Many of the most worthwhile golf improvement products on the market often come from simple ideas and innovations. One relatively straightforward product that is a generating a lot of interest lately is the GolfRoller, which is a simple training aid designed to increase back and core strength while improving flexibility. The repetitive motion of the golf swing and the stress it puts on your body definitely cultivates the need for core, back and neck assistance.
Unlike many complicated golf training products, the GolfRoller is a lightweight and durable tool that you can bring and use virtually anywhere. The product concept is similar to conventional foam rollers, but the GolfRoller actually consists of a hollow core of plastic wrapped in a neoprene layer. It’s extremely lightweight and portable, easily fitting into your luggage or even your golf bag.
Using the product is relatively easy and allows you to target specific parts of your body with each individual movement. The GolfRoller website has helpful videos that instruct how you can use the product to stretch your calves, hamstrings, hips, glutes, lower spine, middle spine, upper spine, quads, shoulders and neck. In addition, since you’re basically using your own body weight, you can control the pace of the movement throughout the entire process.
Think of the GolfRoller as your personal golf massage assistant. The technical term for massage produced by this type of body rolling motion is called “myofascial release”, a form of soft tissue therapy used to relieve pain and restriction of motion. By investing only a few minutes every day using the GolfRoller for your own golf massage, you can dramatically reduce lower back pain and increase your range of motion. It’s also a great tool to use as part of your warm up routine prior to leaving for the course or a golf practice facility.
The GolferRoller consists of a two piece construction, which allows the outer layer to easily be washed. The product is available for $49.95 on the GolfRoller website, where you can also watch multiple videos on how to use it to improve your golf fitness.
The PGA of America is continuing their support of Michelle Obama’s “Let’s Move!” campaign to combat childhood obesity with the second edition of the “Let’s Move On Course” program. During the 2012 PGA Championship, The PGA of America will be giving away free pedometers, courtesy of the Hospital for Special Surgery, to help promote the benefits of walking and physcial activity on the golf course.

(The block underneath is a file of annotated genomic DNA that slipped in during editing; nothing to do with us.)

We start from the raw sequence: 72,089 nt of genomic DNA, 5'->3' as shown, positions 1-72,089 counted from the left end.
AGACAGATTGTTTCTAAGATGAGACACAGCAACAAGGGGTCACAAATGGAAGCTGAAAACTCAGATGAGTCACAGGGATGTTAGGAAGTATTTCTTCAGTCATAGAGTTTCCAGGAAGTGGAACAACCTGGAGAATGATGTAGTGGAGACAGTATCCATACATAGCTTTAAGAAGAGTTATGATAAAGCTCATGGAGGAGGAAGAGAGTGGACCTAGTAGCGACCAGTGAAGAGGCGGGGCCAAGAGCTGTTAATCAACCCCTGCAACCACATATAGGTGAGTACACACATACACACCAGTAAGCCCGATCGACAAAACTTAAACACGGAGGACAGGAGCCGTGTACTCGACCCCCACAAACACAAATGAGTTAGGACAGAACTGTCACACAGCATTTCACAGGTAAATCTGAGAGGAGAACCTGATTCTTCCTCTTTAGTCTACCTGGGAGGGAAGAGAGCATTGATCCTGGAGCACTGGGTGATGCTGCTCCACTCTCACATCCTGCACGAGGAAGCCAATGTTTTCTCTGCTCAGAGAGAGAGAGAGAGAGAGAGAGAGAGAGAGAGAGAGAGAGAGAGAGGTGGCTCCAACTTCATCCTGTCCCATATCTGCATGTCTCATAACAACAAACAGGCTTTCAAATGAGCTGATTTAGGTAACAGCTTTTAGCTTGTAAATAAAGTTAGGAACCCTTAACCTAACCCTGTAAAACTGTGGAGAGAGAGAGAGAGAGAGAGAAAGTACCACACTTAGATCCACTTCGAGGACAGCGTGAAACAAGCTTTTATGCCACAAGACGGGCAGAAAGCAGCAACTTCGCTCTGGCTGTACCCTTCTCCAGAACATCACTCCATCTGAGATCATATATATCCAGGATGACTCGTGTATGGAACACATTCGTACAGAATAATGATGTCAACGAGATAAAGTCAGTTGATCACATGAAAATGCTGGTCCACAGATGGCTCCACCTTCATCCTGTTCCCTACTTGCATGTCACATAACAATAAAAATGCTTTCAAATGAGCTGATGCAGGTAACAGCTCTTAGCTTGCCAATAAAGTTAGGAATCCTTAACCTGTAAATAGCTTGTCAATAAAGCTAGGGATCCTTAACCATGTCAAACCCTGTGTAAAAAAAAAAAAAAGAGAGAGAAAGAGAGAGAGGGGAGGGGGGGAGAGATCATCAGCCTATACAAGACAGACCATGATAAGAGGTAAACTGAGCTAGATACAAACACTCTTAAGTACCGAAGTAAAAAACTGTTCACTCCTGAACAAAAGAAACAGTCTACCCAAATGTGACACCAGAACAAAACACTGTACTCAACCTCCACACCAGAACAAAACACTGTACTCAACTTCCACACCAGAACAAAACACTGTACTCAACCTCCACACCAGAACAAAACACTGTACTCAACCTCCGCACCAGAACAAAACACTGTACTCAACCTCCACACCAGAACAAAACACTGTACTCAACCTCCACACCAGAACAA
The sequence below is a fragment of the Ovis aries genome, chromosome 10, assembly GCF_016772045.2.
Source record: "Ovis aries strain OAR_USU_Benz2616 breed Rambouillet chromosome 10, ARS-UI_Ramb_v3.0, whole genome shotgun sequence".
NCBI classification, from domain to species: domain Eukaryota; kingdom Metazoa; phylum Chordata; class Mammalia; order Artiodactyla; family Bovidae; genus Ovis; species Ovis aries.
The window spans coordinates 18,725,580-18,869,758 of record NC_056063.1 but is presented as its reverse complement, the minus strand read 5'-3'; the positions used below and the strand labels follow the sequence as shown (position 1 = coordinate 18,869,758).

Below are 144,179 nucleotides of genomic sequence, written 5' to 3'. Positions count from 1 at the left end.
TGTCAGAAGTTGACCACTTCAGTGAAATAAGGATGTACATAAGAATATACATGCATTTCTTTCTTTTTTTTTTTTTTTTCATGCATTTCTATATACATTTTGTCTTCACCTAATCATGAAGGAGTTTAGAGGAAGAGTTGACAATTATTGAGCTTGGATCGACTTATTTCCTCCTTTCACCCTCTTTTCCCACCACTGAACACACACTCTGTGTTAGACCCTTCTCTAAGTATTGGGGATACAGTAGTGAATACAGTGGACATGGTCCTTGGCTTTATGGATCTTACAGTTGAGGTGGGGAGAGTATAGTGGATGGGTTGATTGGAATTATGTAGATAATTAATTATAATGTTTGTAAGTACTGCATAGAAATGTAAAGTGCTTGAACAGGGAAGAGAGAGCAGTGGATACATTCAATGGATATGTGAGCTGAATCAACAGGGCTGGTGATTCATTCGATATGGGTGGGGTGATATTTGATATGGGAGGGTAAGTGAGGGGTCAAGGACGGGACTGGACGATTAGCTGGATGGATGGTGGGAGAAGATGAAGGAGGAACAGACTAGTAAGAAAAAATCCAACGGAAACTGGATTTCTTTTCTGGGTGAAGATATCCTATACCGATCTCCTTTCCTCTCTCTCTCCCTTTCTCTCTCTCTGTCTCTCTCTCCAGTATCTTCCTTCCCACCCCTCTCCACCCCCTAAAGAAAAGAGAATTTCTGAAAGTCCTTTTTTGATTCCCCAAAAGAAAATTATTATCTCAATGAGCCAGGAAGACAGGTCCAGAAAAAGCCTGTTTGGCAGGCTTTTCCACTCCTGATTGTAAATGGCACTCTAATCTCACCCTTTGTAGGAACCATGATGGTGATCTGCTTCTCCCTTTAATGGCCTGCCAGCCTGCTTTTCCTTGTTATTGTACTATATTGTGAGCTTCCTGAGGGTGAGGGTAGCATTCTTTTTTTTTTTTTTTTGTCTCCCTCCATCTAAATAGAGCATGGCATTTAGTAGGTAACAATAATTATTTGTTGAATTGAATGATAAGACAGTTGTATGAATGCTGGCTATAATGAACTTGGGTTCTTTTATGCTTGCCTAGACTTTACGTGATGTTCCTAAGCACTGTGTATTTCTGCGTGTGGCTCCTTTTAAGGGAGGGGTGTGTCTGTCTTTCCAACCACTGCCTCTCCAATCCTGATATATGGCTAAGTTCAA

The 2012 PGA Championship takes place August 8-14 at Atlanta Athletic Club and typically provides the strongest field of the year. Fans attending the event can pick up their free pedometer and track their steps while following the best golfers in the world.
Recent studies have shown that walking 18 holes on the golf course is equivalent to five miles or 10,000 steps. Golfers who carry their clubs during an 18-hole round can burn as much as 2,000 calories. Health and fitness experts have recommended taking 10,000 steps per day on average to help control weight gain and improve overall fitness.
The “Let’s Move on Course!” program was officially launched last year at the 2011 PGA Championship at Whistling Straits in Sheboygan, Wisconsin. Fans who claimed a pedometer and reported their data on PlayGolfAmerica.com walked an average of 14,767 steps or 7.4 miles on the golf course during last year’s PGA Championship.
Attendees of the 2012 PGA Championship in Atlanta can pick up their free pedometer at the main spectator entrance of the Atlanta Athletic Club. Pedometers will be available on a first-come, first-served basis each day of the event. Fans are encouraged to once again report their steps on PlayGolfAmerica.com, where they will be entered into a drawing to win an autographed pin flag signed by the tournament champion.
In the world of sports, golf is somewhat unique in that the golf swing is a repetitive motion that occurs on every shot. The lie or external conditions may change, but the ball stays the same and so does the opportunity for the golfer. Master the repetitive art of the golf swing and success can be yours.
Since the golf swing maintains the same elements for each and every shot, it makes sense that you’ll want to improve your body’s strength and flexibility within this realm. One of the latest innovations to help golfers achieve this goal is a unique piece of golf fitness equipment called The Extra 20 Yards®.
A patented high quality golf fitness machine that replicates the golf swing, The Extra 20 Yards® helps build strength within your core muscles that create club head speed, allowing you to hit the ball further. The product is basically a weight machine that could be used as part of your golf training program to help you compress the golf ball better.